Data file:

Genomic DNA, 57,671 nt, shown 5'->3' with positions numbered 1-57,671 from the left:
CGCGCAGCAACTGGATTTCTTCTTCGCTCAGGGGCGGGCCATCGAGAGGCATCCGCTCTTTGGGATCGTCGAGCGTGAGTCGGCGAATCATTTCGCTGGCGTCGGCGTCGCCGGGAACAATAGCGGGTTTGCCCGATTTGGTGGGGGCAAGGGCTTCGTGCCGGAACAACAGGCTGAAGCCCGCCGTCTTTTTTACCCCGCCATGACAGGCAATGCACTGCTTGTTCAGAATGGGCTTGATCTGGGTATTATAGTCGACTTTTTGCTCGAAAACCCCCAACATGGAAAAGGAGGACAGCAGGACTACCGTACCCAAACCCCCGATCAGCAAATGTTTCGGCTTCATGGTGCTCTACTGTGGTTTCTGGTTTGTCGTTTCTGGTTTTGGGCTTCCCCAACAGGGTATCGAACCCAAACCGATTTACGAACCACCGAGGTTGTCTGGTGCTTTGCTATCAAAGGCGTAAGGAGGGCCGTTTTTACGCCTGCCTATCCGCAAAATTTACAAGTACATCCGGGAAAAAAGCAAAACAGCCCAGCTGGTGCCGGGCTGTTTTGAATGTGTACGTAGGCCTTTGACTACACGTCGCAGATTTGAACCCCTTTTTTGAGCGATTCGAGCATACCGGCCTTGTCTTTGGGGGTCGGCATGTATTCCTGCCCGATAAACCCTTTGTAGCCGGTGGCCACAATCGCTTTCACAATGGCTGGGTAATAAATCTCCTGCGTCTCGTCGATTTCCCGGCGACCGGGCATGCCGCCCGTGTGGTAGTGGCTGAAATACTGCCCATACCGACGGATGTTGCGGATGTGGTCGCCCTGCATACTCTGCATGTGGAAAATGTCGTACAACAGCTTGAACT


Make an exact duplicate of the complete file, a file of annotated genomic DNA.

Genomic DNA, 57,671 nt, shown 5'->3' with positions numbered 1-57,671 from the left:
CGCGCAGCAACTGGATTTCTTCTTCGCTCAGGGGCGGGCCATCGAGAGGCATCCGCTCTTTGGGATCGTCGAGCGTGAGTCGGCGAATCATTTCGCTGGCGTCGGCGTCGCCGGGAACAATAGCGGGTTTGCCCGATTTGGTGGGGGCAAGGGCTTCGTGCCGGAACAACAGGCTGAAGCCCGCCGTCTTTTTTACCCCGCCATGACAGGCAATGCACTGCTTGTTCAGAATGGGCTTGATCTGGGTATTATAGTCGACTTTTTGCTCGAAAACCCCCAACATGGAAAAGGAGGACAGCAGGACTACCGTACCCAAACCCCCGATCAGCAAATGTTTCGGCTTCATGGTGCTCTACTGTGGTTTCTGGTTTGTCGTTTCTGGTTTTGGGCTTCCCCAACAGGGTATCGAACCCAAACCGATTTACGAACCACCGAGGTTGTCTGGTGCTTTGCTATCAAAGGCGTAAGGAGGGCCGTTTTTACGCCTGCCTATCCGCAAAATTTACAAGTACATCCGGGAAAAAAGCAAAACAGCCCAGCTGGTGCCGGGCTGTTTTGAATGTGTACGTAGGCCTTTGACTACACGTCGCAGATTTGAACCCCTTTTTTGAGCGATTCGAGCATACCGGCCTTGTCTTTGGGGGTCGGCATGTATTCCTGCCCGATAAACCCTTTGTAGCCGGTGGCCACAATCGCTTTCACAATGGCTGGGTAATAAATCTCCTGCGTCTCGTCGATTTCCCGGCGACCGGGCATGCCGCCCGTGTGGTAGTGGCTGAAATACTGCCCATACCGACGGATGTTGCGGATGTGGTCGCCCTGCATACTCTGCATGTGGAAAATGTCGTACAACAGCTTGAACT